.

The Best Summer Concert Bargains

Kid Rock, Brad Paisley, Black Sabbath deals and more

May 21, 2013 12:05 PM ET
Kid Rock
Kid Rock performs in Nashville, Tennessee.
Frederick Breedon IV/Getty Images for the Country Music Hall of Fame and Museum

The days of seeing the world's biggest rock and pop bands for a few bucks, plus a little extra for parking and service fees, are as long-gone as Peter Frampton's curly hair. But amid $650 Stones tickets and $600 Bon Jovi tickets this summer are bargains for fans who can't afford to take a date for the price of a monthly mortgage payment or two. Kid Rock put his entire tour on sale for $20, and others from Lil Wayne to Ke$ha are allowing fans to slip in the back, or on the lawn, for $30 or $40 apiece. The summer's best deals:

TOUR: Kid Rock
PRICE: $20
Alarmed by cost-prohibitive concerts everywhere, Rock approached promoter Live Nation and struck a deal to split all the revenue, including parking, hot dogs and beer. He agreed to absorb the loss if nobody showed up. "We're all so overpaid. It's ridiculous," Rock told Rolling Stone. "People stopped going to concerts because they can't afford them." The $20 includes ZZ Top and Uncle Kracker.
WHY IT'S A GREAT VALUE: Even the legendarily affordable Warped Tour costs more than Kid Rock this summer.

TOUR: Rolling Stones
PRICE: $85
Although their top price is $650, the Stones are letting hundreds and sometimes thousands of punters into the arenas for $85 apiece. Some of these seats are due to last-minute desperation deals to fill seats (although promoters deny it), and some are part of a long-planned lottery designed to let budget-conscious fans see the Stones.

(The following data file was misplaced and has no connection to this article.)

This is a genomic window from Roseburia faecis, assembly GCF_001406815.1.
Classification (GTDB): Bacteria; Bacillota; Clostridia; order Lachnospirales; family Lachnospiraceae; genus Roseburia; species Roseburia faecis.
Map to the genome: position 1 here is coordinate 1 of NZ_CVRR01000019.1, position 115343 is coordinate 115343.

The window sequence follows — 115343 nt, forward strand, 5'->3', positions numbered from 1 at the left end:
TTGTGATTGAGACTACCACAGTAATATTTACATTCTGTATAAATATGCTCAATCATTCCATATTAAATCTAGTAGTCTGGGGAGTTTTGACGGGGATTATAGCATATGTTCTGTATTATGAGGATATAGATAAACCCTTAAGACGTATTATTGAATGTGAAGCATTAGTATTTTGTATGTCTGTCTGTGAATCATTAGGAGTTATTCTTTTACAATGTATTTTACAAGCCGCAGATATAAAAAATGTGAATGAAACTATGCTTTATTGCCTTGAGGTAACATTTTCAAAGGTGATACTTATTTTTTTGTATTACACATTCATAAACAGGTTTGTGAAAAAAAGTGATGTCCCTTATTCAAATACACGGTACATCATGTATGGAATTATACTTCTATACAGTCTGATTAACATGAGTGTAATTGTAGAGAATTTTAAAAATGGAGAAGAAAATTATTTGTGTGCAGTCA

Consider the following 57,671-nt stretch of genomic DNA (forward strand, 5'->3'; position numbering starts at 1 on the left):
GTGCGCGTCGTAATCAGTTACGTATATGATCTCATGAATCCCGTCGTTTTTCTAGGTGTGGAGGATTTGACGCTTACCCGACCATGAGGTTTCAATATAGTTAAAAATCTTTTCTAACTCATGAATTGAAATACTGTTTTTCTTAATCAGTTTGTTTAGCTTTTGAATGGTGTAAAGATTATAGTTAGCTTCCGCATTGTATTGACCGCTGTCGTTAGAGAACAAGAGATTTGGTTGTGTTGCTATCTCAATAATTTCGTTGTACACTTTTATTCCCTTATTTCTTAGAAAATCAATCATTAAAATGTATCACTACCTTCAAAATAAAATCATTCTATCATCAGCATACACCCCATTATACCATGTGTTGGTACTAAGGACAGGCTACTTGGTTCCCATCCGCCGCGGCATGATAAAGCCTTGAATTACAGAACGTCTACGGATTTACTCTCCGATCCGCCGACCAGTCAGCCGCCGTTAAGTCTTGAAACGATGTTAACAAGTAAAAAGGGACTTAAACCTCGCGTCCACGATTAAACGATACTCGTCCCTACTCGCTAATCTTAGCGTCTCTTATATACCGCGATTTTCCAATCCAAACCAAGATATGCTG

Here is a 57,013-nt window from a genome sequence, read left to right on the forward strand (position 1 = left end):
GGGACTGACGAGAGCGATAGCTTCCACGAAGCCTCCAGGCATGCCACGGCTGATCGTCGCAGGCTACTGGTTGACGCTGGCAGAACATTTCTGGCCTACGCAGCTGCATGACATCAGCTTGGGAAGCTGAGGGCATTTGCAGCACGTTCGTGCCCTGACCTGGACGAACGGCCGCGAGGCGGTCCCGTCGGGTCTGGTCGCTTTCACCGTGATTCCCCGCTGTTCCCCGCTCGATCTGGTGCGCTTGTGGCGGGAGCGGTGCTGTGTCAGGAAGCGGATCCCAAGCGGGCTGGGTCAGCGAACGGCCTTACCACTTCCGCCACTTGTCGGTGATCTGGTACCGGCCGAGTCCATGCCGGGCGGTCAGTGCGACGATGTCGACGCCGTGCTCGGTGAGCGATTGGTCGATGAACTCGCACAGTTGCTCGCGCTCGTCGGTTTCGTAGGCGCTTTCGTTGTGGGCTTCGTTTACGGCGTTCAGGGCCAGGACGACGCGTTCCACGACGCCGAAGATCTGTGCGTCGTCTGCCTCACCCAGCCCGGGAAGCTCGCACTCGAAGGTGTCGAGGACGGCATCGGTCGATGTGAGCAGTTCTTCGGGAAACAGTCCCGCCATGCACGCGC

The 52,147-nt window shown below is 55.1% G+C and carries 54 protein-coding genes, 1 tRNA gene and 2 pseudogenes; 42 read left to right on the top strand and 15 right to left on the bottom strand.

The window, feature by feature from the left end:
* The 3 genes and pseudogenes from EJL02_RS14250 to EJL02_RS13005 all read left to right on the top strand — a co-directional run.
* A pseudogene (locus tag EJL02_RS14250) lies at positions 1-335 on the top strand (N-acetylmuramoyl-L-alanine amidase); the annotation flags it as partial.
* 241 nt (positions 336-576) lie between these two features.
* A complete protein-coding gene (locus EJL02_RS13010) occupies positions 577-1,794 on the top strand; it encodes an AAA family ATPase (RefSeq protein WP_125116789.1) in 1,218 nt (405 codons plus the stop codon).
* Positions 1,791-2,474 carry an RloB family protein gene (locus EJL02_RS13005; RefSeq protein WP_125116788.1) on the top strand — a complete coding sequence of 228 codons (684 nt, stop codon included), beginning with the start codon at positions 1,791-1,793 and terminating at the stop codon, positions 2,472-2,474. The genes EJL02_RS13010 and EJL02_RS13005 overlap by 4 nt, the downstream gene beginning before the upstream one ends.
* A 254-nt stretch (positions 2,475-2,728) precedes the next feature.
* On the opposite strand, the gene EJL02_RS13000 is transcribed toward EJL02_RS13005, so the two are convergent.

WHY IT'S A GREAT VALUE: The Stones' late-2012 shows averaged $520, so $85 (including service fees in most cases) is a super-bargain.

The 10 Most Annoying Concert Behaviors

TOUR: Wiz Khalifa/A$AP Rocky
PRICE: $30-35
This summer's hip-hop packages are fantastic – Wiz and A$AP, Public Enemy and LL Cool J, Lil Wayne and T.I., Jay-Z and Justin Timberlake (hey, he rapped on Fallon). This one is the most consistently affordable, at least for lawn seats, which are going for as little as $27 in some markets.
WHY IT'S A GREAT VALUE: With prime seats as much as $150 – and those hard to find – it's worth scouring the remaining tour dates for $30-ish deals.

TOUR: Lil Wayne/T.I.
PRICE: $25-40
Not all Weezy tickets are in the bargain range, but fans should take the extra few minutes of Ticketmaster-surfing – the lawn at First Midwest Amphitheatre near Chicago goes as low as $25 (for four-packs) and $40 (for individual tickets), and certain arena nosebleed seats are comparable. Hooray for variable pricing!
WHY IT'S A GREAT VALUE: Top seats are going for more than $300, so squeezing in for less than 50 bucks is a steal.

TOUR: Pitbull/Ke$ha
PRICE: $30-40
Pitbull may have over-exposed himself in TV commercials and Ke$ha may have over-exposed herself in general, but both pop superstars put on great live shows. The deal ($30 with purchase of a four-pack in many locations, or $40 apiece) includes service fees and applies to amphitheater lawns and some rear-pavilion seats.
WHY IT'S A GREAT VALUE: Aside from Kid Rock and Warped, almost no major summer tour has prices this low for just about every show.

TOUR: Vans Warped Tour
PRICE: $30
Warped's traditional $25-across-the-board deal has inched up in recent years – tickets for some shows are a shocking $47, with service fees! – but it's still worth it for dozens of punk bands in parking lots across the country. On the bill this year: Goldfinger, Motion City Soundtrack, We Came As Romans, Hawthorne Heights and Reel Big Fish.